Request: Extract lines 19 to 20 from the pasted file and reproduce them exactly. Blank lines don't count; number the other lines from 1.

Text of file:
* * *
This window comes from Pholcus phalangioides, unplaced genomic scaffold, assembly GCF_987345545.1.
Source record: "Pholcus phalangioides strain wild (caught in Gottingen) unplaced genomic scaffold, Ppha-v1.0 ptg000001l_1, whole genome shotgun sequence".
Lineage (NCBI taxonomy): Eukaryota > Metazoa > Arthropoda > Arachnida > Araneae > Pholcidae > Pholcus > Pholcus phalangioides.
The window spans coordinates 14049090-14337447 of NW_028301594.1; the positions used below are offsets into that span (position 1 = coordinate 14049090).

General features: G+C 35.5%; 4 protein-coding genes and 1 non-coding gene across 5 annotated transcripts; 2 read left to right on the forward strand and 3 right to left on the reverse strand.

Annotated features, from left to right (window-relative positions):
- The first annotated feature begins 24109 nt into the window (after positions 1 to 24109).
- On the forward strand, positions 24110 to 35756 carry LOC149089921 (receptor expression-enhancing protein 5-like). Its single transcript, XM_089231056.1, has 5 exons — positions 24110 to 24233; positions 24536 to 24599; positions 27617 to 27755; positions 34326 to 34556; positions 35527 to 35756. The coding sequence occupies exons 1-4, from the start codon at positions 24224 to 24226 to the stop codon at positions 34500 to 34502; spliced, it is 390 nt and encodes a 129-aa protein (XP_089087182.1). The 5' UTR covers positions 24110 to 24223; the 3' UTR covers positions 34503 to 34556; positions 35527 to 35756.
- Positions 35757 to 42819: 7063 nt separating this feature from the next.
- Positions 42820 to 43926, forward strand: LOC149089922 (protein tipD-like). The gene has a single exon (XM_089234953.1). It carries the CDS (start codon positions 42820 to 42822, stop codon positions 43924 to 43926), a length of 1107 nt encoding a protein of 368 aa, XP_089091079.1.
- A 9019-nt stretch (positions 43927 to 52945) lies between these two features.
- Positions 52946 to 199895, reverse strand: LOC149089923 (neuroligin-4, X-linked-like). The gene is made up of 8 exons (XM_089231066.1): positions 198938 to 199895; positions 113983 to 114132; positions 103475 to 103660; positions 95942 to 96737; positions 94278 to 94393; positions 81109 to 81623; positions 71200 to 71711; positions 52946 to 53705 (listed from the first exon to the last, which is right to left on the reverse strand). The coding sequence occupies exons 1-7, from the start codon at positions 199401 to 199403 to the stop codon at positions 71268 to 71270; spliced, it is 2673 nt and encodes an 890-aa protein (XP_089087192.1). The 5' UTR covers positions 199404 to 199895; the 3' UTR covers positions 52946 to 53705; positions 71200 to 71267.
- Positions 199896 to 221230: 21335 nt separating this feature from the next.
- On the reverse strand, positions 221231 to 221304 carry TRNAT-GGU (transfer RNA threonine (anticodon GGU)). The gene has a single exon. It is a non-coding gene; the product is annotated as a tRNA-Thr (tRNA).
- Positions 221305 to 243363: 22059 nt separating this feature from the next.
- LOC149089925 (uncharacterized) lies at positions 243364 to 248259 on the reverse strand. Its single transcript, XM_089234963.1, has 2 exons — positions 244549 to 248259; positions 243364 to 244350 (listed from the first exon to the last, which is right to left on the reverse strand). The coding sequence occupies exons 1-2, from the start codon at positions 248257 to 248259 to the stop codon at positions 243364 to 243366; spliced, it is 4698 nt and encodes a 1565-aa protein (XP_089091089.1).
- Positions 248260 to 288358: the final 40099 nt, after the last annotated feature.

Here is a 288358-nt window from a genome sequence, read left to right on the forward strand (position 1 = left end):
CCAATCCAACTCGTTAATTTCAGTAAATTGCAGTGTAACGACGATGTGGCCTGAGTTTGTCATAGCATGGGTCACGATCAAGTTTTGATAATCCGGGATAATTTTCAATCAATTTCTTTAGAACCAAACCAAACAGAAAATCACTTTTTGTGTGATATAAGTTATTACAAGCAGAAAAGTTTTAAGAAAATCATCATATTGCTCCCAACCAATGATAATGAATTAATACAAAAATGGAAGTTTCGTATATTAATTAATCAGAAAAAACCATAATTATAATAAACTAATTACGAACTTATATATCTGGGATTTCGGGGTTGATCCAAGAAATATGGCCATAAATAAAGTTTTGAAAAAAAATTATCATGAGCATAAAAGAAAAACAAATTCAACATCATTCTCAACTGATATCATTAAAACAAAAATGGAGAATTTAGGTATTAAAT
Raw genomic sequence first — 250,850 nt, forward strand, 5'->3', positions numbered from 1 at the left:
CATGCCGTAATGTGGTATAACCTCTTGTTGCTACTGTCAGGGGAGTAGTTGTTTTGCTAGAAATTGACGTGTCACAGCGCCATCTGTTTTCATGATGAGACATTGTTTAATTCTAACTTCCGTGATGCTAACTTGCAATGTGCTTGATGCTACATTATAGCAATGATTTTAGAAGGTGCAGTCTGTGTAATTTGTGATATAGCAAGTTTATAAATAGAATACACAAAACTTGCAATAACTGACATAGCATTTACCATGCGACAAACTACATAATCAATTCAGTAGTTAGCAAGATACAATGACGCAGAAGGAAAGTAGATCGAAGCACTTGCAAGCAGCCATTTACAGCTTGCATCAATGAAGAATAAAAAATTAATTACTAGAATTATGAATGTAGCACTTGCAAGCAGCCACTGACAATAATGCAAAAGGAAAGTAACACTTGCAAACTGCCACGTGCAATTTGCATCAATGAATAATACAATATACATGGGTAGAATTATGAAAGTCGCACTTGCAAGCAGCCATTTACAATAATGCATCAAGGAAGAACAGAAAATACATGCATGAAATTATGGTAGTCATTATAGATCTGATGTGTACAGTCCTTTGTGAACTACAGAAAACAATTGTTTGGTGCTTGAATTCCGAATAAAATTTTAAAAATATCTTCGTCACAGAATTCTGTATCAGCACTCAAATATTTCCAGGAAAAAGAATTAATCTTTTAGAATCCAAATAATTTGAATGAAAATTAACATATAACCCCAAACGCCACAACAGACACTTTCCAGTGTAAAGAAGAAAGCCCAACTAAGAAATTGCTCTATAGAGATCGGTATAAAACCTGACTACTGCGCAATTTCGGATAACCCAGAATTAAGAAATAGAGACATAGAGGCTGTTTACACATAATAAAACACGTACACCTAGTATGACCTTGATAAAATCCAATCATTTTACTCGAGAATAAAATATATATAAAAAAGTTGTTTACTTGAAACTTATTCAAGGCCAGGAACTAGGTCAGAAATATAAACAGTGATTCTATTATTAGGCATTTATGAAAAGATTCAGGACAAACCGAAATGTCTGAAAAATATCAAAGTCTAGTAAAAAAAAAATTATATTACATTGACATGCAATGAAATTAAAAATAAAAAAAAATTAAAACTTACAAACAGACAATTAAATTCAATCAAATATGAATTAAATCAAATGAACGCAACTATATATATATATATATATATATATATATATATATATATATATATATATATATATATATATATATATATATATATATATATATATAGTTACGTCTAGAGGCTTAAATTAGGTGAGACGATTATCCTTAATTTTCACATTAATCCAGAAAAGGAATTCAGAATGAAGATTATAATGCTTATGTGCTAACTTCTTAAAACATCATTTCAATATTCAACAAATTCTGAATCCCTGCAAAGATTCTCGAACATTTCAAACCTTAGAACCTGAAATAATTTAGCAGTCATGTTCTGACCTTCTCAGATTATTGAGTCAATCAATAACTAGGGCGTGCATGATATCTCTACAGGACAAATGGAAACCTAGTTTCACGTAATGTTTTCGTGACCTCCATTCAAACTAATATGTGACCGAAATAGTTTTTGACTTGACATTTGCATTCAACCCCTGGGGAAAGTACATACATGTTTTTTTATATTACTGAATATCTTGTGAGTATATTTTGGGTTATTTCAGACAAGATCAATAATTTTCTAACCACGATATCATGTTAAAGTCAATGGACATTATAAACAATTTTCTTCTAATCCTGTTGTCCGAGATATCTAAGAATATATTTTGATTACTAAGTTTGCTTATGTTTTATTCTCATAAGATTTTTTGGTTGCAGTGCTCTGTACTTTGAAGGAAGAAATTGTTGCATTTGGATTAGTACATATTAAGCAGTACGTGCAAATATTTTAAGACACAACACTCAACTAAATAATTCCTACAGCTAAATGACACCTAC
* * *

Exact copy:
CCAATCCAACTCGTTAATTTCAGTAAATTGCAGTGTAACGACGATGTGGCCTGAGTTTGTCATAGCATGGGTCACGATCAAGTTTTGATAATCCGGGATAATTTTCAATCAATTTCTTTAGAACCAAACCAAACAGAAAATCACTTTTTGTGTGATATAAGTTATTACAAGCAGAAAAGTTTTAAGAAAATCATCATATTGCTCCCAACCAATGATAATGAATTAATACAAAAATGGAAGTTTCGTATATTAATTAATCAGAAAAAACCATAATTATAATAAACTAATTACGAACTTATATATCTGGGATTTCGGGGTTGATCCAAGAAATATGGCCATAAATAAAGTTTTGAAAAAAAATTATCATGAGCATAAAAGAAAAACAAATTCAACATCATTCTCAACTGATATCATTAAAACAAAAATGGAGAATTTAGGTATTAAAT
Raw genomic sequence first — 250,850 nt, forward strand, 5'->3', positions numbered from 1 at the left: